- explain brain systems that give rise to cognition and behaviour both in a normal context and that associated with addiction and hence have a better insight on what works in prevention, treatment and reintegration.
- become conversant with national and international legal provisions regulating behaviors which are potentially addictive e.g. gaming, substances, gambling
- critically evaluate the evidence on effective policy addressing addictive behaviour
-critically evaluate the evidence on effective interventions addressing addictive behaviour
- explain the patterns of addictive behaviour as they present themselves in the different periods of the lifespan
- explain how structural variables such as gender, age, ethnicity etc. impact on addictive behaviour

Intellectual development:

- develop critical thinking
- gather and evaluate facts and assumptions about addictive behaviour
- engage in a reflexive analysis of the complex and often contradictory theoretical positions on addictive behaviour and how they inform policy, practice and prevention
- develop an evidence based understanding of addiction
- develop an evidence based understanding of programmes in the areas of prevention, treatment and reintegration
- critically engage with the strengths and weaknesses of different research paradigms
- relate a research question to a research paradigm
- discuss key ethical issues in conducting research in the field of addictive behaviour

Key/transferable skills:

- conduct research independently
- present and argue their positions on addictive behaviour
- apply research and theory to policy
- apply research and theory to practice

Other skills relevant to employability and personal development:

- synthesise knowledge on addictive behaviour with the competencies developed in a first cycle degree
- apply an understanding of addictive behaviour to the context of current employment/ further education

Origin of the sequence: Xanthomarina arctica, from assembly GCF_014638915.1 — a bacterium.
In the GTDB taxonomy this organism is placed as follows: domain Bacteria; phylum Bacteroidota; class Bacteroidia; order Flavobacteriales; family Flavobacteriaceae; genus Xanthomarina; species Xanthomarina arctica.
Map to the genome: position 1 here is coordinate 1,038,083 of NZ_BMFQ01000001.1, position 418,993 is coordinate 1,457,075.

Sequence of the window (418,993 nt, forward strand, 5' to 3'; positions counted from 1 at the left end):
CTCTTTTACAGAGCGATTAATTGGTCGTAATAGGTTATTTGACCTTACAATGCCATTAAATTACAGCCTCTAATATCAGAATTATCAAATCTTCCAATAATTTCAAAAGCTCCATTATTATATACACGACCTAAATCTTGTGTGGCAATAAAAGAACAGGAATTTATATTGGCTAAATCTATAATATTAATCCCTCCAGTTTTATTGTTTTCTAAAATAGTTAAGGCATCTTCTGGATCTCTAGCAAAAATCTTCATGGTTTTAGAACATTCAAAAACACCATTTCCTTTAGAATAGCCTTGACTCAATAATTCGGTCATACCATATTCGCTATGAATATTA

Learning outcomes for M.Sc. in Addiction Studies:

In addition to the above learning outcomes, at the end of the M.Sc. Addictions Studies, following the writing of the postgraduate dissertation, students should be able to:

- become familiar with a specialised area of addiction studies through immersion in the subject matter while writing a dissertation
- develop a research agenda and more specific research questions and locate their research agenda within a research paradigm
- critically engage with the strengths and weaknesses of different research paradigms
- discuss key ethical issues in conducting research in their chosen area within the field of addictive behaviour
- demonstrate a critical attitude to research
- design and implement a study effectively
- use the existent literature effectively
- collect and analyse data in a scholarly manner
- arrive at evidence based conclusions
- write a dissertation that may be adapted for publication
- adhere to ethical principles at all stage of the research project.
The target group for recruitment into this programme of study include graduates in a number of health, social, policy, legal and medical disciplines who wish to develop a specialisation in addiction as well as all those currently working in the addiction field who seek to further develop their competencies.
Graduates of the programme will be geared for the exciting diversity of the addictions field. The M.Sc. will also foster eligibility of potential PhD candidates in the area of addictions.
Click here to access the Programme of Study applicable from 2020/1.

Last Updated: 16 November 2020

The University makes every effort to ensure that the published Courses Plans, Programmes of Study and Study-Unit information are complete and up-to-date at the time of publication. The University reserves the right to make changes in case errors are detected after publication.
The availability of optional units may be subject to timetabling constraints.
Units not attracting a sufficient number of registrations may be withdrawn without notice.
Unless for exceptional approved reasons, no changes to the programme of study for a particular academic year will be made once the students' registration period for that academic year begins.